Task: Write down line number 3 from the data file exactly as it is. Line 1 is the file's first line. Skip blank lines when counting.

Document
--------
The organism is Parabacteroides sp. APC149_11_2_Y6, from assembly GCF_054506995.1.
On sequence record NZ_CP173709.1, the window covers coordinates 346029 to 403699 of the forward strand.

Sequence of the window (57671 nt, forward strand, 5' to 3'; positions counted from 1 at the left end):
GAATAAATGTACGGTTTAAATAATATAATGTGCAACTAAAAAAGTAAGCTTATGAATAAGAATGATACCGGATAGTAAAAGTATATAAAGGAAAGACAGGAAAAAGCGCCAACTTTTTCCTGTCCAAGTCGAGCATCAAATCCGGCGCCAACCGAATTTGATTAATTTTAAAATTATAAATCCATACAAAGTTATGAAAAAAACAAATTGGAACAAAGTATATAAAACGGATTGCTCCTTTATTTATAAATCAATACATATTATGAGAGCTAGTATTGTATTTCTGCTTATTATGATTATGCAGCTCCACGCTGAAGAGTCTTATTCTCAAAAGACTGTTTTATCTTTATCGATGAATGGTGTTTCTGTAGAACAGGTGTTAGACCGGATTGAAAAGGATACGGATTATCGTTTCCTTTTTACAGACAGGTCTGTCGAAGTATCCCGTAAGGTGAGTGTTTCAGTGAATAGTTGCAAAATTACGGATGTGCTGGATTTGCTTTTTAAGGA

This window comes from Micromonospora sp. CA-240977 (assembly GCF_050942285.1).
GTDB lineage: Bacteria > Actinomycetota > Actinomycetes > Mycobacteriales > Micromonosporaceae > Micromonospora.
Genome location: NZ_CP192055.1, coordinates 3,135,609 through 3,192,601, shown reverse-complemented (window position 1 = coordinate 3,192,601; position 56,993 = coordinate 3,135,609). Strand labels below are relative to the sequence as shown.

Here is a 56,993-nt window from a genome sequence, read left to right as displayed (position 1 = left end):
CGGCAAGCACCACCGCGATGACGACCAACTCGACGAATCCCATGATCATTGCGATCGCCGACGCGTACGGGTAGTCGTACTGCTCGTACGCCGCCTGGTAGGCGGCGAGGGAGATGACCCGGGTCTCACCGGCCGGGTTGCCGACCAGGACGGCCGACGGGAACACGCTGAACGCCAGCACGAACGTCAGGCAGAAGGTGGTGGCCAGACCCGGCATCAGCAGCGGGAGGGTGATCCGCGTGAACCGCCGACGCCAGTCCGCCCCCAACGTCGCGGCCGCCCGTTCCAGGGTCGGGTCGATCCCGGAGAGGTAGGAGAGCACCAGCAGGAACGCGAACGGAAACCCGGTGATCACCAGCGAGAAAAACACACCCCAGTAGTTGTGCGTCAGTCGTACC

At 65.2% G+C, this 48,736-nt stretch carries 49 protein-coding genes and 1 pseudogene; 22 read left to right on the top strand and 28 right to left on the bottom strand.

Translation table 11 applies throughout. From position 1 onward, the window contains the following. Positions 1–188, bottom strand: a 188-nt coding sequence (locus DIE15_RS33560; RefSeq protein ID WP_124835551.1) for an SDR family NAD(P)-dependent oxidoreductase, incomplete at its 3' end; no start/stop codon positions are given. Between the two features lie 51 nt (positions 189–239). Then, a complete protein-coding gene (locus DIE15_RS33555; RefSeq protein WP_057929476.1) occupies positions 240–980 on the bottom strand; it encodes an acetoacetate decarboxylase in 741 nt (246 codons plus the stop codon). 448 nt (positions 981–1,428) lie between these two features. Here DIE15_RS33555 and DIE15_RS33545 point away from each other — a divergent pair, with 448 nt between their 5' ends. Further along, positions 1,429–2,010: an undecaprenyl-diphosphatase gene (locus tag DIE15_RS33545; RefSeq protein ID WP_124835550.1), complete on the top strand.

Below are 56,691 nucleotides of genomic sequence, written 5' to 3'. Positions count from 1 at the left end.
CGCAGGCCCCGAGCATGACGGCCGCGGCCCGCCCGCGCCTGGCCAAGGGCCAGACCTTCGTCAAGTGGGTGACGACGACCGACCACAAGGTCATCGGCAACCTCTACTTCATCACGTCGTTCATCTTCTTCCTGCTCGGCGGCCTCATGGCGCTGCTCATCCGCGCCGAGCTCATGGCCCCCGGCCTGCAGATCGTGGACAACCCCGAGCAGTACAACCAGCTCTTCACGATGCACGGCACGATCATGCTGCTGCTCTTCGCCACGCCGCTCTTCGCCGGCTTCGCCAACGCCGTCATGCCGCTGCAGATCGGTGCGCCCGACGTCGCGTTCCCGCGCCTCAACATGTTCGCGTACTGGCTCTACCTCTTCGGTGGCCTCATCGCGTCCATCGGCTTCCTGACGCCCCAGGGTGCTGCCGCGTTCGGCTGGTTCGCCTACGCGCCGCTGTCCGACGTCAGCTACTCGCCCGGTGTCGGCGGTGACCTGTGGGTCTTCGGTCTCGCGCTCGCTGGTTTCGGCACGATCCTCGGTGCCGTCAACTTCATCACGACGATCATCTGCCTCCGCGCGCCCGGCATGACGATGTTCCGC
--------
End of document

Sequence of the window (57671 nt, forward strand, 5' to 3'; positions counted from 1 at the left end):